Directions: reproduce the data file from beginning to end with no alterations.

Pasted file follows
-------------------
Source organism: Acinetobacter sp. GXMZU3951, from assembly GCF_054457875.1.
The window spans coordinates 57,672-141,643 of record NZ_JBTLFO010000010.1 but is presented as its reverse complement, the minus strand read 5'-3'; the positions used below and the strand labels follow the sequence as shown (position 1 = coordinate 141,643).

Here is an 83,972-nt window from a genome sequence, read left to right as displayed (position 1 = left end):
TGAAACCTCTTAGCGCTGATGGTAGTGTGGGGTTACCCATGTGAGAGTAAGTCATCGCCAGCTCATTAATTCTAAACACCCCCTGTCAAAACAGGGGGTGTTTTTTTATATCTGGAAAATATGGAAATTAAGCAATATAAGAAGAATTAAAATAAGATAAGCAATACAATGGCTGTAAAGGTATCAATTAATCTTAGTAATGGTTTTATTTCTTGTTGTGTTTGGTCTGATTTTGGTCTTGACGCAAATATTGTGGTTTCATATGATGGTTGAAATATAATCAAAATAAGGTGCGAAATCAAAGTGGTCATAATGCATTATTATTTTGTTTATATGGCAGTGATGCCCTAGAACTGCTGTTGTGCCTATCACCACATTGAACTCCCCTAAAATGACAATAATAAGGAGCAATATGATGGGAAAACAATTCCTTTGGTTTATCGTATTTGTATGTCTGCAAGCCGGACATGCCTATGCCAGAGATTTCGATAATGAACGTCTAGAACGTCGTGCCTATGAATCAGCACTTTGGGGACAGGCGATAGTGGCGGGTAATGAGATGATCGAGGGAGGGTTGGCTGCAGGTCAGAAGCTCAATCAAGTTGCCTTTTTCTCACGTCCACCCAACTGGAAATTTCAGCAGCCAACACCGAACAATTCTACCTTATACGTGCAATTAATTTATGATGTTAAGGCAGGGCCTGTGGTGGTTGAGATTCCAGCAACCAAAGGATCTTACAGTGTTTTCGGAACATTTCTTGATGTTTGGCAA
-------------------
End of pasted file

Source organism: Acinetobacter sp. GXMZU3951, from assembly GCF_054457875.1.
The window spans coordinates 57,672-141,643 of record NZ_JBTLFO010000010.1 but is presented as its reverse complement, the minus strand read 5'-3'; the positions used below and the strand labels follow the sequence as shown (position 1 = coordinate 141,643).

Here is an 83,972-nt window from a genome sequence, read left to right as displayed (position 1 = left end):
TGAAACCTCTTAGCGCTGATGGTAGTGTGGGGTTACCCATGTGAGAGTAAGTCATCGCCAGCTCATTAATTCTAAACACCCCCTGTCAAAACAGGGGGTGTTTTTTTATATCTGGAAAATATGGAAATTAAGCAATATAAGAAGAATTAAAATAAGATAAGCAATACAATGGCTGTAAAGGTATCAATTAATCTTAGTAATGGTTTTATTTCTTGTTGTGTTTGGTCTGATTTTGGTCTTGACGCAAATATTGTGGTTTCATATGATGGTTGAAATATAATCAAAATAAGGTGCGAAATCAAAGTGGTCATAATGCATTATTATTTTGTTTATATGGCAGTGATGCCCTAGAACTGCTGTTGTGCCTATCACCACATTGAACTCCCCTAAAATGACAATAATAAGGAGCAATATGATGGGAAAACAATTCCTTTGGTTTATCGTATTTGTATGTCTGCAAGCCGGACATGCCTATGCCAGAGATTTCGATAATGAACGTCTAGAACGTCGTGCCTATGAATCAGCACTTTGGGGACAGGCGATAGTGGCGGGTAATGAGATGATCGAGGGAGGGTTGGCTGCAGGTCAGAAGCTCAATCAAGTTGCCTTTTTCTCACGTCCACCCAACTGGAAATTTCAGCAGCCAACACCGAACAATTCTACCTTATACGTGCAATTAATTTATGATGTTAAGGCAGGGCCTGTGGTGGTTGAGATTCCAGCAACCAAAGGATCTTACAGTGTTTTCGGAACATTTCTTGATGTTTGGCAA